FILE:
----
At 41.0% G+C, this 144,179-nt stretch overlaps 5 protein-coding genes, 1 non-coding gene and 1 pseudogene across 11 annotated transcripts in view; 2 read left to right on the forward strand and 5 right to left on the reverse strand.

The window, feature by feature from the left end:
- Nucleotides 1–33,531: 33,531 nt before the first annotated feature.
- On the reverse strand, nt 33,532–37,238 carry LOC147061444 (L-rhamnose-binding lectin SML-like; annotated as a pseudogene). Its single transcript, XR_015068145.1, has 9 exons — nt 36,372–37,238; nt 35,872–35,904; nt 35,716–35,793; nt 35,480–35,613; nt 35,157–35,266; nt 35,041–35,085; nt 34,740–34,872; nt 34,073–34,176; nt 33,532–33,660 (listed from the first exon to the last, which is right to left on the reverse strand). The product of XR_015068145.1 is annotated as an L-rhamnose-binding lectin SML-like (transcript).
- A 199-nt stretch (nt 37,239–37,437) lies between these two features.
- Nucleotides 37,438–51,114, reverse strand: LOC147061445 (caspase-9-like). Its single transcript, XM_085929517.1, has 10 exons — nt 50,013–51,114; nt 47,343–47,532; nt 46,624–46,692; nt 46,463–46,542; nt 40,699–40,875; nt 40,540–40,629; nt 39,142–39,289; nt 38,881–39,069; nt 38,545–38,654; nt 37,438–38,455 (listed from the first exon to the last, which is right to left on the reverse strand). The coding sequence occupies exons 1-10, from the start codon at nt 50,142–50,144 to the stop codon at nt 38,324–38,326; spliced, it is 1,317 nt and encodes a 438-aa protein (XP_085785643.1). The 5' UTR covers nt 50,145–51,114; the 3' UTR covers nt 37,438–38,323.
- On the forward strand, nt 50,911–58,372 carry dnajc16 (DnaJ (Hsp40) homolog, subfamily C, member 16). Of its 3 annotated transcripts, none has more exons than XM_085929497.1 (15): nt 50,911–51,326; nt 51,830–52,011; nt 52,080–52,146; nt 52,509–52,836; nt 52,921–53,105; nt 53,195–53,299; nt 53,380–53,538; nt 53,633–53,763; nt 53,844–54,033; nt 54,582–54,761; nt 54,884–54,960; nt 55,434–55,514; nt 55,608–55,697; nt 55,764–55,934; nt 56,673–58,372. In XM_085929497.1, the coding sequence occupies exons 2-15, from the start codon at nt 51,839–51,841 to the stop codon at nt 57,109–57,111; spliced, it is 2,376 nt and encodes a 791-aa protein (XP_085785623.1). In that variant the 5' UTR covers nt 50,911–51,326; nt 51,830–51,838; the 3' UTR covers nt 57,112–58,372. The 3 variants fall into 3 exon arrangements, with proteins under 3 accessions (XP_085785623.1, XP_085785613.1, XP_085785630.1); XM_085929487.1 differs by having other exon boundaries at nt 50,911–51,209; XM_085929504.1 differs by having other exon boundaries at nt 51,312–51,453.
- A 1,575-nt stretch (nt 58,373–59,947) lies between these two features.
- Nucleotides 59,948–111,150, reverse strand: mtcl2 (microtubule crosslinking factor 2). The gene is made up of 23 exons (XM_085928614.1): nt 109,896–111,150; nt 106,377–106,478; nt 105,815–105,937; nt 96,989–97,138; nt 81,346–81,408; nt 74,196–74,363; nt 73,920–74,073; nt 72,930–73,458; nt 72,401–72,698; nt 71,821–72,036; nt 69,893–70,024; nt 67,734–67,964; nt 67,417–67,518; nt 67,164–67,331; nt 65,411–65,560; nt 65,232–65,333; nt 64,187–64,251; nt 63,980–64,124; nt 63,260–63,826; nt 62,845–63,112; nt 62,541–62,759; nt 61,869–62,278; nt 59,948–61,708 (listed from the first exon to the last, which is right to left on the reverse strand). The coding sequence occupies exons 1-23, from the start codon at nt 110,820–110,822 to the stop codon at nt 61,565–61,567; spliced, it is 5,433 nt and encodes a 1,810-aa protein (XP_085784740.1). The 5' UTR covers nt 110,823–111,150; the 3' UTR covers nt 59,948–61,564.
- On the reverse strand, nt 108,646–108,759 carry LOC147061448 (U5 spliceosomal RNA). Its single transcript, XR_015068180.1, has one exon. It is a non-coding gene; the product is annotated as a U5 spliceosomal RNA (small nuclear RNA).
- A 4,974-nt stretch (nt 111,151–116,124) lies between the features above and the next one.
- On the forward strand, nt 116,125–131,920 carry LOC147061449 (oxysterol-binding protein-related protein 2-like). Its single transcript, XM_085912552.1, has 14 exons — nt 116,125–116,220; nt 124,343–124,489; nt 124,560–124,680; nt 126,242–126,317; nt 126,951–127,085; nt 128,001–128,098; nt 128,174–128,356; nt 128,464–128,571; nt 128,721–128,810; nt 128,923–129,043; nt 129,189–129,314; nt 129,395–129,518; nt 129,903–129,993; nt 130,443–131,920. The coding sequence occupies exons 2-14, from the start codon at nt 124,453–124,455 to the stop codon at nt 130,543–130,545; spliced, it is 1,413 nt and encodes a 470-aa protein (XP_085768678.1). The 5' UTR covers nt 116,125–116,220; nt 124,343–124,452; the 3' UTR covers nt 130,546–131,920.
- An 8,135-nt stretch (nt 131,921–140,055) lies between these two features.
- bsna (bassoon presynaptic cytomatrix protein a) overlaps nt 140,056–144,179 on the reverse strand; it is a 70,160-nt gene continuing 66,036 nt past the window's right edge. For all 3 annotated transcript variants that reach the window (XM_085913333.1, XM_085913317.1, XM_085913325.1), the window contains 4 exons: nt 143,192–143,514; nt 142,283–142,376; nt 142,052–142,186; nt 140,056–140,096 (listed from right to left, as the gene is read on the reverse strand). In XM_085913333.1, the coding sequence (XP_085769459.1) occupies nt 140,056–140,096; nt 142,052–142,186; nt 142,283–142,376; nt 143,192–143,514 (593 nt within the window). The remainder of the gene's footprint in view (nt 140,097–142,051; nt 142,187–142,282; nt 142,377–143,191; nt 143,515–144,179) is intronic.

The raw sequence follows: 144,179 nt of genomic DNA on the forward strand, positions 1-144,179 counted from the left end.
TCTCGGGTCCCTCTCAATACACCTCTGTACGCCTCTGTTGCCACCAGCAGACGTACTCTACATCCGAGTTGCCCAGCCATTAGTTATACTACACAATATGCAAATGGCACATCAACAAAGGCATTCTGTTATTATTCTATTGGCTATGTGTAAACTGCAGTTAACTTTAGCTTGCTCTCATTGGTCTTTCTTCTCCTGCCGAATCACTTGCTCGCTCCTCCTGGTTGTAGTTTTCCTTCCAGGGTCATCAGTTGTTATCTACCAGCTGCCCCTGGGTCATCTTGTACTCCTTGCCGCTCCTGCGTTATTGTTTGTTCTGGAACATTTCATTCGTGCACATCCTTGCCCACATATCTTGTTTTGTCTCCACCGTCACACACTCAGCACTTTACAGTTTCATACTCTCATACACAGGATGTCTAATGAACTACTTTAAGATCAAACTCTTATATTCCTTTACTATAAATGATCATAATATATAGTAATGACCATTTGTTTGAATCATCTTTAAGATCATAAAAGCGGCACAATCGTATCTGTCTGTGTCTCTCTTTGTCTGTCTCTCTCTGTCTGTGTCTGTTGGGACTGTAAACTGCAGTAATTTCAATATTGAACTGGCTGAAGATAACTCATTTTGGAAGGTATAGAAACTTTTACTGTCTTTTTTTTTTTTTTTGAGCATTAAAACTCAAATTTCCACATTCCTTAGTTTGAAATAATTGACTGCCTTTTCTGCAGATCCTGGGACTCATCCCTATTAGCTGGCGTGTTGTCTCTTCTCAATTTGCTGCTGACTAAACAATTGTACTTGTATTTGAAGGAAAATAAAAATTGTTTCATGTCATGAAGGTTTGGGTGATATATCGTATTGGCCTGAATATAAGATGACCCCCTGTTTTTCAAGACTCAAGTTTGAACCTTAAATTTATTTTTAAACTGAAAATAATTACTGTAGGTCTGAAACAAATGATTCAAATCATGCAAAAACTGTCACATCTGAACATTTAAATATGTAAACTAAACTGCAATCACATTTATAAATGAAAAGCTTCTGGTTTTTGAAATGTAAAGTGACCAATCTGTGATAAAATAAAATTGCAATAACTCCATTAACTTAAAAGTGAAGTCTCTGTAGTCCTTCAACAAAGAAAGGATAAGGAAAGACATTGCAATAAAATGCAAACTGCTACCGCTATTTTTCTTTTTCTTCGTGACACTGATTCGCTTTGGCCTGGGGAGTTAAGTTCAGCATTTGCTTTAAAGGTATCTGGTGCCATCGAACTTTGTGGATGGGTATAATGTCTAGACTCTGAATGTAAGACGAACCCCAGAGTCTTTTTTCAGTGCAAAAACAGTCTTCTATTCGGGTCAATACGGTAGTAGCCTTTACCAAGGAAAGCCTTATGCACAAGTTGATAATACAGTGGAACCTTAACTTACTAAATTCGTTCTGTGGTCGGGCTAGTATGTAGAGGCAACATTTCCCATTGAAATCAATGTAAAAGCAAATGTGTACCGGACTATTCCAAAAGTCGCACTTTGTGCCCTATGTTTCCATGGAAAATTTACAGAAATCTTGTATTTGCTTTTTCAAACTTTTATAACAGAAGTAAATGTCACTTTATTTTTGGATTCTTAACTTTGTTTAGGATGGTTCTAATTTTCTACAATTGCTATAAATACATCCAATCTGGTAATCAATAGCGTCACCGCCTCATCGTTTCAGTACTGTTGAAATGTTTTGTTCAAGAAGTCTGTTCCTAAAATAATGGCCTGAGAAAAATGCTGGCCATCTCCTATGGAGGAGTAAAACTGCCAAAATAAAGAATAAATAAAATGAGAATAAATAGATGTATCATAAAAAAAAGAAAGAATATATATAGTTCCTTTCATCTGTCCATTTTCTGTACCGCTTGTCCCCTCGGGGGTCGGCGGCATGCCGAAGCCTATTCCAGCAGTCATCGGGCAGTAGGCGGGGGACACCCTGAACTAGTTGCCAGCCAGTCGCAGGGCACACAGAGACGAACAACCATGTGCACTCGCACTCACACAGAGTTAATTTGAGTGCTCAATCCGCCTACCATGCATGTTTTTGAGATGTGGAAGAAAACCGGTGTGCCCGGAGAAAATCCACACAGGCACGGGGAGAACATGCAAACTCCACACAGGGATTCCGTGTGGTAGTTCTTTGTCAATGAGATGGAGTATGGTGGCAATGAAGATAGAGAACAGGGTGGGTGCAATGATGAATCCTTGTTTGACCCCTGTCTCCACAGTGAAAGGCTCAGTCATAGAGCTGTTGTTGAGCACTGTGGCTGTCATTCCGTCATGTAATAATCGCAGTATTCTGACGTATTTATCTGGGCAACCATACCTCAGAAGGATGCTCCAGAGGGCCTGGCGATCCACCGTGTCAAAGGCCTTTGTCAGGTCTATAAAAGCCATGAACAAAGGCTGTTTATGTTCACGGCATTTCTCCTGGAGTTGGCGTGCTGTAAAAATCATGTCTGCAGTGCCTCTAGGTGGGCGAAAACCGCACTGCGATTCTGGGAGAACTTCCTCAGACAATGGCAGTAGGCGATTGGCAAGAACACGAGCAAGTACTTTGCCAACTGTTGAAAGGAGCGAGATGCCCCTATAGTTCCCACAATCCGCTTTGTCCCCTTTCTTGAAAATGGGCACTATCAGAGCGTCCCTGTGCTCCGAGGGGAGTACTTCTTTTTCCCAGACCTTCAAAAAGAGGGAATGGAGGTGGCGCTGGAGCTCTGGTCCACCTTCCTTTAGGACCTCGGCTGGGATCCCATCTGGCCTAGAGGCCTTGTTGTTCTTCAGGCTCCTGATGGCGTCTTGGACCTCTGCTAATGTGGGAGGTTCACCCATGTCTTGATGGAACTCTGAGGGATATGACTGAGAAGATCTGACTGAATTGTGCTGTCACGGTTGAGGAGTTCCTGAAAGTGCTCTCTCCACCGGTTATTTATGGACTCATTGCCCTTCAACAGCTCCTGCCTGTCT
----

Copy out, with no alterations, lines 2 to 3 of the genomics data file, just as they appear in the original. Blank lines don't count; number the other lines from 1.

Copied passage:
The window, feature by feature from the left end:
- Nucleotides 1–33,531: 33,531 nt before the first annotated feature.